When the idea of Costco Wholesale (NASDAQ:COST) comes to mind, the most frequent images to enter the imagination might be that 40-pack box of 8-oz Great Northern Popcorn you can get for $42.99, or a 48-oz tub of Folgers Coffee Classic Roast for $10.49. While these are two of the many products that Costco sells to its customers, you can get far more interesting goods from the company by going into its stores or shopping online.
To make things even better, some of these incredibly unexpected purchases come from businesses like The Walt Disney Company (NYSE:DIS), or compete with mainstream providers like Groupon (NASDAQ:GRPN) or Matthews International Corporation (NASDAQ:MATW). In what follows, we will take a look at the ways Costco is changing the landscape of big-box retail.
Disney fans welcome!
For the price of $149.99, customers at Costco can buy one of any number of limited-edition Disney canvassed images. Currently, the company has eight different Disney depictions for sale, each of which has been hand-signed by artist Noah and is restricted to just 300 copies worldwide. Although management does not disclose how much revenue this arrangement brings in, the company classifies its Disney and other art sales in its softlines category, which made up 11% (or $11.6 billion) of the retailer's $105.2 billion in revenue.
Three of the more modern-styled prints are of Frozen. One bears the characters Olaf and Sven, another just has Elsa, and the last has Elsa, Anna, and Marshmallow. However, for Disney fans who prefer some of the older works of art by the entertainment giant, it has canvasses bearing Donald and Daisy, Mickey and Pluto, and Mickey and Minnie for the same price, while Sleeping Beauty and Peter Pan renditions round out the list.
Take me to sea!
If art isn't necessarily your cup of tea, another cool service provided by Costco is its vacation packages. While one of its more inexpensive options is a seven-night summer cruise to Alaska which starts at $565, bigger spenders can go all out with a 10-night Seven Seas Navigator cruise to the Caribbean and Bahamas which starts at $4,149 per person.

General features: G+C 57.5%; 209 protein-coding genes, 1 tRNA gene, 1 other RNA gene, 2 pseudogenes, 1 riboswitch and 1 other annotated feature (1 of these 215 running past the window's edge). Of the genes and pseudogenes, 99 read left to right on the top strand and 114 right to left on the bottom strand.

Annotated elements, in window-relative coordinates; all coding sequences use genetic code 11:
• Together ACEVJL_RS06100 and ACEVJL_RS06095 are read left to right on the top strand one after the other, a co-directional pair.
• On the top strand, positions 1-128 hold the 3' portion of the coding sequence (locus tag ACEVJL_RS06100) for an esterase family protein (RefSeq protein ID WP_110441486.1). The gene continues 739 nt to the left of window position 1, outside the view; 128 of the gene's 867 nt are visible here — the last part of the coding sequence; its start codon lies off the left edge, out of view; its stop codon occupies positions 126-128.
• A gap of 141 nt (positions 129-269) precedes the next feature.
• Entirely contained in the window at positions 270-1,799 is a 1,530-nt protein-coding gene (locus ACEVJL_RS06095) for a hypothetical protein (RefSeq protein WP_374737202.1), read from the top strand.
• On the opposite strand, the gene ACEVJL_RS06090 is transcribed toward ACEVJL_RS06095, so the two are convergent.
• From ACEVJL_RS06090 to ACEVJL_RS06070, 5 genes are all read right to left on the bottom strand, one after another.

While this line of business could turn out to be great for Costco, it pits the company against other travel package operations like Groupon with its Groupon Getaways. In 2013, Groupon Getaways only made up 6% of the company's sales but with a gross profit margin of 83.7% (Costco has a consolidated gross profit margin of 12.6%), it comprised 9% of Groupon's total gross profit.
Unfortunately, the retailer doesn't disclose too much in the way of details about its travel operations, but the company does put travel revenue in its online revenue category, which made up 3% (or almost $3.2 billion) of its total sales in 2013. E-commerce revenue does, however, include other inputs and with the company allocating its $2.3 billion from membership services to its online operation as well, travel must account for under $860 million of this.
Need a casket? Anyone?
Perhaps the most interesting line of products provided by Costco is the retailer's fine assortment of caskets and urns. On its website, the company has 10 caskets available, which range from $1,299.99 to $2,999.99 for its most expensive model, the Edward Casket. For customers who are looking for an alternative to burial, management offers urns (as well as keepsake urns and pet urns) that range in price and, to top off the cake, offers to scatter ashes at sea for $149.99.
Although most businesses do not offer to scatter ashes at sea, this is one of Costco's efforts to overcome competition from rivals like Matthews. In 2013, Matthews saw its revenue from its funeral home products segment come out to $242.8 million.
Despite the fact that this represented just 25% of its sales, down from 27% in 2011, these operations accounted for 39% of the company's operating income, a jump from 25% two years earlier. Unfortunately, Costco's margins likely won't be this high because of its third-party partner taking a piece of the pie, but with margins on the upswing, the retailer should see some nice benefits.
Certainly, Costco isn't your typical retailer. In an effort to achieve growth, management has found innovative ways to grow the company's business. In part, this comes from unique products like Disney canvasses and funeral products, but it also takes the form of services like its vacation operations. Whether these kinds of offerings will create value for the business is uncertain, but since its sales grew 47% over the past five years while its net income soared 88%, these strategic moves don't appear to be having any negative effect on the company.
Daniel Jones has no position in any stocks mentioned. The Motley Fool recommends Costco Wholesale and Walt Disney. The Motley Fool owns shares of Costco Wholesale and Walt Disney. Try any of our Foolish newsletter services free for 30 days. We Fools may not all hold the same opinions, but we all believe that considering a diverse range of insights makes us better investors. The Motley Fool has a disclosure policy.